Until this album landed in my inbox, to me he was just the man with the glasses. A face I recognised, possibly the reason why Hank Marvin and Elvis Costello look the way they do, but that was all. Two days later, I know he was the father of rock’n’roll, Dylan’s spiritual master, the man who made guitar, bass and drums the go-to format for rock bands. If you listen to pop music, Buddy Holly is a voice you need to hear.
And how better than with the accompaniment of crisp new recordings by the Royal Philharmonic Orchestra? True Love Ways pairs Holly’s original vocals and guitar with sumptuous strings, making for an expansive, widescreen listening experience. The quality of the recording helps you to appreciate the calibre of the music, which in the original single-track recordings can be tinny and crowded – the aural equivalent of a blurred sepia photo.
The word ‘rock’n’roll’ does a lot of work when you talk about Buddy Holly. In the saccharine, whiter-than-white world of 1950s American popular music, the ‘rock’ and the ‘roll’ were buried pretty deeply beneath plush jackets, brylcreemed hair and gently swaying nice boys. Don’t expect the primal fury of Bob Dylan, the twin-guitar attack of the Beatles or even the rubber-lipped boogie of Elvis. Holly has a lot more in common with Sinatra or Davis than Lennon or McCartney. But on driving chooglers like ‘Rave On’ and ‘That’ll Be The Day’, you can hear the first rumblings of what was to come. The driving rhythm starting to creep in; the guitar starting to growl a little.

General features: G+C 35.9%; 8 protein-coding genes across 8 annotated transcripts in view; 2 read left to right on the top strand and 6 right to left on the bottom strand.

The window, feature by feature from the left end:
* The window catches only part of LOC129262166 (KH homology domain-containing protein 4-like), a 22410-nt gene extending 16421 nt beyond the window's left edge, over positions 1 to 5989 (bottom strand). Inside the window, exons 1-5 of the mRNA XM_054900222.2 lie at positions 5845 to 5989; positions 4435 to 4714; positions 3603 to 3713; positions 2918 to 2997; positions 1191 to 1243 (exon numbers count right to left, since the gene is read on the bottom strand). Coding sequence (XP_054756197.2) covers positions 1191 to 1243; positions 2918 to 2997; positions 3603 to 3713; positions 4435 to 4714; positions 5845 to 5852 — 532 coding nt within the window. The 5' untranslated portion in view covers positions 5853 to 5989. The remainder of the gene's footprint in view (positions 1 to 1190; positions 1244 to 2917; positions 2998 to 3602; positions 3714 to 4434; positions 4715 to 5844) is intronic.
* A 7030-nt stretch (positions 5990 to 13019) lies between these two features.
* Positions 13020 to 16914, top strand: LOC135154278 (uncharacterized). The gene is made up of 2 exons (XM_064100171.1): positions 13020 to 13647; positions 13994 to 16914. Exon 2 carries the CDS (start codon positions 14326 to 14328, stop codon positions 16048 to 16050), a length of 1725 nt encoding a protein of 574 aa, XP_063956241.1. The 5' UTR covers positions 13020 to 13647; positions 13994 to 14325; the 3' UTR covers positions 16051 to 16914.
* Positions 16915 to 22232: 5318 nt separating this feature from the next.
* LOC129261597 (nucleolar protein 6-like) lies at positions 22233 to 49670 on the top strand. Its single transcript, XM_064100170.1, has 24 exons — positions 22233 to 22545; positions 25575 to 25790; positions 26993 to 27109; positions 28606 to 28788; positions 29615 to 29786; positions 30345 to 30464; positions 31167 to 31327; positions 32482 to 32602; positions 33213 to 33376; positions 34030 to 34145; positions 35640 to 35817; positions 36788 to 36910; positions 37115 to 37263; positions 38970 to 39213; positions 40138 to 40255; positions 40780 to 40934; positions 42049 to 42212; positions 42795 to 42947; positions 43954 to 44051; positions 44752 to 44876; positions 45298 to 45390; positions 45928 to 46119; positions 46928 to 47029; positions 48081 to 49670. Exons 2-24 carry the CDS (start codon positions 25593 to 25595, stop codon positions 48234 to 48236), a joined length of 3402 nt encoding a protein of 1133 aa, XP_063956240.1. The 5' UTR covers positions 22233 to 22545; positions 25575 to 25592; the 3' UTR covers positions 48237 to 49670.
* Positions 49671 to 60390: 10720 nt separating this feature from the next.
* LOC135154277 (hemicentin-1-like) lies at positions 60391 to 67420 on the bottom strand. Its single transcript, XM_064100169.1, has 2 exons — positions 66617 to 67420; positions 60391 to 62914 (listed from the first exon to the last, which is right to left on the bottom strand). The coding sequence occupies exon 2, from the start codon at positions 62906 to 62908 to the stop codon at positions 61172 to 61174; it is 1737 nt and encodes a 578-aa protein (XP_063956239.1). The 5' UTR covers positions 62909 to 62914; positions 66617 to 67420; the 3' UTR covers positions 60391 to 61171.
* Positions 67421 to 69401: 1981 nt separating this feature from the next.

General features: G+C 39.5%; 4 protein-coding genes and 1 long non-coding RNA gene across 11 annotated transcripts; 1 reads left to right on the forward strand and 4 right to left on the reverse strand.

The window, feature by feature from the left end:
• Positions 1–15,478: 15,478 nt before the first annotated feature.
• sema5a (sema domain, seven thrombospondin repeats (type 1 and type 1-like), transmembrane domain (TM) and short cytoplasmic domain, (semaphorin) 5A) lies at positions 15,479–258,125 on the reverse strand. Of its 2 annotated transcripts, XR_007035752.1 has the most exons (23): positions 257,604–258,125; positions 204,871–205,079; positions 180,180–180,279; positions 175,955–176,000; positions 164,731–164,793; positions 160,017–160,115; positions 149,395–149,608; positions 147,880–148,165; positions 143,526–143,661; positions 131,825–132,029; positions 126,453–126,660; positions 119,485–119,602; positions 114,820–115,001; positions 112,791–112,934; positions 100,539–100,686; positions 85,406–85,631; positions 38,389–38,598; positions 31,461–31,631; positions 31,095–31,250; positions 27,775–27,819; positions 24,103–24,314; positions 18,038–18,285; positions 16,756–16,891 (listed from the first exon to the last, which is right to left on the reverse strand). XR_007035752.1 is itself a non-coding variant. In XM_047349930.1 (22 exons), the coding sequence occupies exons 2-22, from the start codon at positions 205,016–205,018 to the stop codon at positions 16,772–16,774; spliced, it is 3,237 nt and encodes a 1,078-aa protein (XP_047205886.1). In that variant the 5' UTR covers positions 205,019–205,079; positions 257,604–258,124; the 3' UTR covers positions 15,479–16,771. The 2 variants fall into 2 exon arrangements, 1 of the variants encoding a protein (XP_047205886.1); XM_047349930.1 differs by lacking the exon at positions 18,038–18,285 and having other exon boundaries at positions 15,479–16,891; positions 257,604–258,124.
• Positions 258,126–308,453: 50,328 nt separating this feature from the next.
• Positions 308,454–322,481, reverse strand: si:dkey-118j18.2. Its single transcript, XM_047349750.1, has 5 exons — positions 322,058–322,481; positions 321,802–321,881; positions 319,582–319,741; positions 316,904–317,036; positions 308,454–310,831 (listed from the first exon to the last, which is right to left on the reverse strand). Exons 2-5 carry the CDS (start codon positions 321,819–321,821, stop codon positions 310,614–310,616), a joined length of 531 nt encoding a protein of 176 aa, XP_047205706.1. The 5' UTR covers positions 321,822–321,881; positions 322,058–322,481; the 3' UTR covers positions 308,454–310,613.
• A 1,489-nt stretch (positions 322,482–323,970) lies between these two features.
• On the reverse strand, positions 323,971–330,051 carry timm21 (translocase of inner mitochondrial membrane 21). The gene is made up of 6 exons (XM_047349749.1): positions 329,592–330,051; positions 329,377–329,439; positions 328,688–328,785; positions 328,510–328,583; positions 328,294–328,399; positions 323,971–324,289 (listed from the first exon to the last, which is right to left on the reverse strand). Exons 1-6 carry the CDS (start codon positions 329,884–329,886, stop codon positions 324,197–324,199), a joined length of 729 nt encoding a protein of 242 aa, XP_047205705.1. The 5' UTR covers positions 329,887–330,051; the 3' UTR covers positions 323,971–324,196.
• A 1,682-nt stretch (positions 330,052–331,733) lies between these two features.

The orchestral arrangements do a lot to accentuate the original tunes, heaping emotive sounds onto the already wistful ballads, and adding brisk accentuations to the rockers. The collision of pop and classical is a risky business – Deep Purple succeeded, KISS failed – but Holly’s music is an obvious candidate for the Carnegie Hall treatment. On first listen it sounds a bit like the sort of thing you’d give your grandma for Christmas, but stick with it and there’s real beauty here – it pays to have your ears open to things to which you wouldn’t usually pay attention.
The highlight is ‘Moondreams’. A classic slice of 1950s schmaltz, yes, but adorned with blue notes and some lovely, Debussy-esque string pirouettes. It’d make a good background to some much-deserved Christmas fireside lazing.
A lovely collection of classical riffs on rock’n’roll’s earliest foundations. Feet up; wine out; get classy.